Why is self isolation a concern for picky eaters?
In these challenging times, many families are spending long periods of time at home. Children aren’t attending school, preschool, day care or direct therapy sessions. The change of routine can have a negative effect on picky eaters. Picky eaters may reduce their food choices further during this time.
What can you do about your child’s picky eating now?
When families are at home for longer periods of time, it is an ideal time to work on feeding. Successful feeding therapy works best when families have a consistent routine that they follow. Successful feeding therapy works best when it becomes a priority for the family. The regular daily routine often interferes with feeding therapy. There are so many things to do and so many places to be that feeding schedules can be hard to maintain. That makes social distancing and more time in the home a perfect time to work on feeding. If we are at home for many weeks then it is a great time to bring about improvements in your child’s fussy eating.
How do you improve your child’s picky eating?
The first thing to do is to write down everything that your child might eat. It doesn’t matter how often they eat the food, just write them all down.
Keep a 3 day food diary
The food diary allows you therapist to create a customised feeding program for your child. Here are some guidelines for the food diary:
- Try to record what your child had to eat or drink immediately after the meal so that the record is as accurate as possible
- Include two weekdays and one weekend day. These days should be consecutive
- Include all drinks offered at meal and snack times
- Glasses of water and drinks outside of meals should be on the food diary.
- Specify the amount of food that is offered and the amount of food that is eaten. You can specify the amount of food in terms of:
- ½ slices
- Terms such as ‘glassful’ or ‘bowlful aren’t accurate enough.
- Don’t forget to add condiments such as sauce, mayonnaise, butter, sugar etc
- Be sure to include everything including drinks, lollies, etc
Establish a regular meal and snack schedule
Children tend to sip and nibble all day when there is no routine. Grazing sabotages hunger because the child never feels hunger or learns that the hunger sensation disappears in his stomach when he eats.
- Routine helps behaviour
- Routine helps anxiety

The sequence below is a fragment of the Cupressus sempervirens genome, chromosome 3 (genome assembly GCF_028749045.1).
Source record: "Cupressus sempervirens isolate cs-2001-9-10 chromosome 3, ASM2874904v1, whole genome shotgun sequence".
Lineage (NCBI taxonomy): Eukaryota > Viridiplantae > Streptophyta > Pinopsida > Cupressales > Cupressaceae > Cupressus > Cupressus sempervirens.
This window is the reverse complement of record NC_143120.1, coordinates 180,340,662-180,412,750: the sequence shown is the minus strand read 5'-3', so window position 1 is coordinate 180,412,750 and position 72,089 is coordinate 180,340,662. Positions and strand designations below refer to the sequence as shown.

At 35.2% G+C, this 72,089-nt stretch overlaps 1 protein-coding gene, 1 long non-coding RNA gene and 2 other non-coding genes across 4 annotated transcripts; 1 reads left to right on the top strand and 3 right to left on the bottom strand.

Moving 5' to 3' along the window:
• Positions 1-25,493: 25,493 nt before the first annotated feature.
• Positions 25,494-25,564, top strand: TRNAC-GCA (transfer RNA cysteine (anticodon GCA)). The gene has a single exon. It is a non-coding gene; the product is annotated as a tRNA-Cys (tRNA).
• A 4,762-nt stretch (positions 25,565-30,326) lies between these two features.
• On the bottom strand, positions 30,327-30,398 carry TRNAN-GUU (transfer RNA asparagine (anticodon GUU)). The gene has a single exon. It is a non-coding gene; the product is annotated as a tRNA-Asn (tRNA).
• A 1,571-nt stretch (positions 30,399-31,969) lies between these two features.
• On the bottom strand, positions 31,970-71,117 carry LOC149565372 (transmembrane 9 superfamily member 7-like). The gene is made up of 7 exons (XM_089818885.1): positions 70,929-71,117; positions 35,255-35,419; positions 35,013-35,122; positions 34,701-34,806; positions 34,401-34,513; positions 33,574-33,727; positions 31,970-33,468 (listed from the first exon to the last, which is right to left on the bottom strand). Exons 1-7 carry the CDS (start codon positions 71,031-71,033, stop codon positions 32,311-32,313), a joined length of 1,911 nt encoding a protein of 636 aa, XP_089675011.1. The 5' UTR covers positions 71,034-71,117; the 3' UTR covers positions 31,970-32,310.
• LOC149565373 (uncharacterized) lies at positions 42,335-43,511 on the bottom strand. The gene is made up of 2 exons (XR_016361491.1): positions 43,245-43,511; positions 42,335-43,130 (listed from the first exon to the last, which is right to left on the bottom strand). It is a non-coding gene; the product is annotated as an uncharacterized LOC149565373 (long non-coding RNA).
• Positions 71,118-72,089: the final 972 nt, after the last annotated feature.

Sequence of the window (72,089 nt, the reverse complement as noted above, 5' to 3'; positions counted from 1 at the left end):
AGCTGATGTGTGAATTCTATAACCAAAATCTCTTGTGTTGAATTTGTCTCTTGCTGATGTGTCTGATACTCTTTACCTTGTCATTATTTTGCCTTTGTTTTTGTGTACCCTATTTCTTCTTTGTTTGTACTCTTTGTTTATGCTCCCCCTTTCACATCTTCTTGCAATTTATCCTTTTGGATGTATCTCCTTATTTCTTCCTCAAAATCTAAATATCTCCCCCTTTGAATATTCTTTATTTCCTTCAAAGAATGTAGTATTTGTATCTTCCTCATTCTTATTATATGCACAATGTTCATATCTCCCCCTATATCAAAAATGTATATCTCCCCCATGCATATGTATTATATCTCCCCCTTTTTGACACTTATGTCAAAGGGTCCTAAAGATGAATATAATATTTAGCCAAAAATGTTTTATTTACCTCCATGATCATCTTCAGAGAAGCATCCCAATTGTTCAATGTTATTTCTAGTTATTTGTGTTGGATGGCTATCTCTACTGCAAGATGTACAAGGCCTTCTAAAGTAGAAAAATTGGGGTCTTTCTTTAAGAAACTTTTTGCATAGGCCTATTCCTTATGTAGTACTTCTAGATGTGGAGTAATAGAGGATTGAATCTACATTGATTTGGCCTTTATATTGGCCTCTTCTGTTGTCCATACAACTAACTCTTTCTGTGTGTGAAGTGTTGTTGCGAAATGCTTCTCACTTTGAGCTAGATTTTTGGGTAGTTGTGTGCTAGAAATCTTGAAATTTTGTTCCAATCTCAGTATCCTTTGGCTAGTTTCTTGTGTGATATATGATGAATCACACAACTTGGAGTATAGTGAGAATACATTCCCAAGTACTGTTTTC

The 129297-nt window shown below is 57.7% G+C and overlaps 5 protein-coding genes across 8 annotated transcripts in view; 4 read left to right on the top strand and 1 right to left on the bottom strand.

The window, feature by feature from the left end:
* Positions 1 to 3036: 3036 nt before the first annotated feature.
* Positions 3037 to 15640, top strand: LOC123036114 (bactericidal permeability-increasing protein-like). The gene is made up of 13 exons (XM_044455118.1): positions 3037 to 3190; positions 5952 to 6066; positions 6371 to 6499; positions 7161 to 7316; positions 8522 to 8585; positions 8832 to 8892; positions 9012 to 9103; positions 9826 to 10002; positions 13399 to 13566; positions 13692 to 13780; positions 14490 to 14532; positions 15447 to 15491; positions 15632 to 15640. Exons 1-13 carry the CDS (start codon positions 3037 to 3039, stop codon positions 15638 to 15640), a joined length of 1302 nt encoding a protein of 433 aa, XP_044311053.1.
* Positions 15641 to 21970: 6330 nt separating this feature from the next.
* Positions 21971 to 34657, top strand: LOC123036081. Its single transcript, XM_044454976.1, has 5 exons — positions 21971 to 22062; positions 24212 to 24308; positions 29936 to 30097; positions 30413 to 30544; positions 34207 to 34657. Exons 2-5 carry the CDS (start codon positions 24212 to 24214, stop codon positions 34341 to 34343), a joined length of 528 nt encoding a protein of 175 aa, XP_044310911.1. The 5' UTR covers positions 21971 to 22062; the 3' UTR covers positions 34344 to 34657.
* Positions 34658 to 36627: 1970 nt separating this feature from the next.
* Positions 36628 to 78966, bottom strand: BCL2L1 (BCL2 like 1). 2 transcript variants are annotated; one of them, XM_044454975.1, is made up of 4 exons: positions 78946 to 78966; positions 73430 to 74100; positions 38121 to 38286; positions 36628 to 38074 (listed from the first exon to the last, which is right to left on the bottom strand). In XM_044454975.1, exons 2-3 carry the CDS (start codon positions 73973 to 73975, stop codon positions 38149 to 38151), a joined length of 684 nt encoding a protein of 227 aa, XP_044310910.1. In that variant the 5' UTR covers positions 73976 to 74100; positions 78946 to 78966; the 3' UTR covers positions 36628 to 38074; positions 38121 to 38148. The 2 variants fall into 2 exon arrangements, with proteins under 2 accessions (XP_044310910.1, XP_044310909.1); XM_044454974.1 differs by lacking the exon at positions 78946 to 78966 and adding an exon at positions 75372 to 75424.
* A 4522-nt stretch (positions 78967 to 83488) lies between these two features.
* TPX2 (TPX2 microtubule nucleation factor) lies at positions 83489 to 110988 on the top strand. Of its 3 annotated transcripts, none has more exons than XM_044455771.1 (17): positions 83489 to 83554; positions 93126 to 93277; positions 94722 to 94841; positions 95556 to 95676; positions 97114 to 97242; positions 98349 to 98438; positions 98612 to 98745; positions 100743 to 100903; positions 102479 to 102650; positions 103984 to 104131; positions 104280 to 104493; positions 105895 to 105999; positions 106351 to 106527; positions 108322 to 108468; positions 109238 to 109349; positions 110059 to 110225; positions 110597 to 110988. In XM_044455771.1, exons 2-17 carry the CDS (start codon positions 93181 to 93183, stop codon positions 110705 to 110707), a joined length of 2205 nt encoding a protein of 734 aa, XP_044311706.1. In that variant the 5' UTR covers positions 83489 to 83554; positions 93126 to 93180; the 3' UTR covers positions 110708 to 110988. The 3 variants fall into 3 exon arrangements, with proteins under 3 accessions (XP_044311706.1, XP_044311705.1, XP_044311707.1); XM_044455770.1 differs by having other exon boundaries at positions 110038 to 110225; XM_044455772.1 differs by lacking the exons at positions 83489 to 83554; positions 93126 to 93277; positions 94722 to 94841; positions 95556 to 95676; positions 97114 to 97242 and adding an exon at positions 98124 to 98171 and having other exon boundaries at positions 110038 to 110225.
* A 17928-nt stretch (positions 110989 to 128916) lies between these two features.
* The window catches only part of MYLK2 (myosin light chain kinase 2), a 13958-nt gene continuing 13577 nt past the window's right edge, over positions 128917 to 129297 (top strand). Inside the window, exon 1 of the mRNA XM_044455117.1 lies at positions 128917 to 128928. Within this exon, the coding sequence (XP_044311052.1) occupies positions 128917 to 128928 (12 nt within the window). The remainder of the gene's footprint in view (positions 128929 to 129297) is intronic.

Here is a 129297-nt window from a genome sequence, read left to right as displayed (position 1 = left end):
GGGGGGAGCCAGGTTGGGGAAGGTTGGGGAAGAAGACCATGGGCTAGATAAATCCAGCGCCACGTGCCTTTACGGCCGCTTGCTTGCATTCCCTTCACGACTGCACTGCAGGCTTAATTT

- Routine helps appetite
It is a mistake to miss a snack or meal with the hope that a child will have a bigger appetite by the next meal. Remember, snacks aren’t big. When a little child has a snack at 2.30pm, it is completely burned up by 5-5.30pm. When kids miss a meal, they often have less interest in the next meal. When kids regularly miss snacks and meals, they may miss the necessary vitamins, minerals and energy needed to get through the day.
How do you transition to sit down meals and snacks?
- Start on the weekend
- Treat meals and snacks equally
- Use natural breaks in the day to build in snacks
- Minimise distractions
- Manage transitions
This may take several weeks to transition to a regular schedule.
Understand eating zones
It is important to offer toddlers food often because they are growing quickly, and they have small appetites. However, neither toddlers or pre-schoolers should be allowed to graze on snacks or liquids (milk and juice are often given).
A firm schedule should be set for when young children eat snacks and meals.
They typical eating schedule for a toddler includes three meals and 2-3 snacks.
Meals and snacks should be spaced at least 2-2.5 hours apart for toddlers. For pre-schoolers, this should be closer to 3 hours.
How much food should my child eat in the schedule?
Portion sizes for toddlers should be small and should include three meals and 2-3 snacks. Pre-schoolers should have 3 meals, but a maximum of 2 snacks. Snacks for preschools should be small. They are not essential. Some pre-schoolers do better when they have a very early dinner rather than an after preschool snack.
Snacks should have lots of variety, but they shouldn’t always be favourite foods. There should at least one thing the child will eat.
There should be a break of 2-2.5 hours (for most children) between all meals and snacks.
What do I do next?
Watch for more posts over the next couple weeks. We will explain what to do next.
What if I want to start Telehealth now?
YukToYum is part of OneOnOne Children’s Therapy. We are an early intervention clinic in Sydney’s Bondi Junction.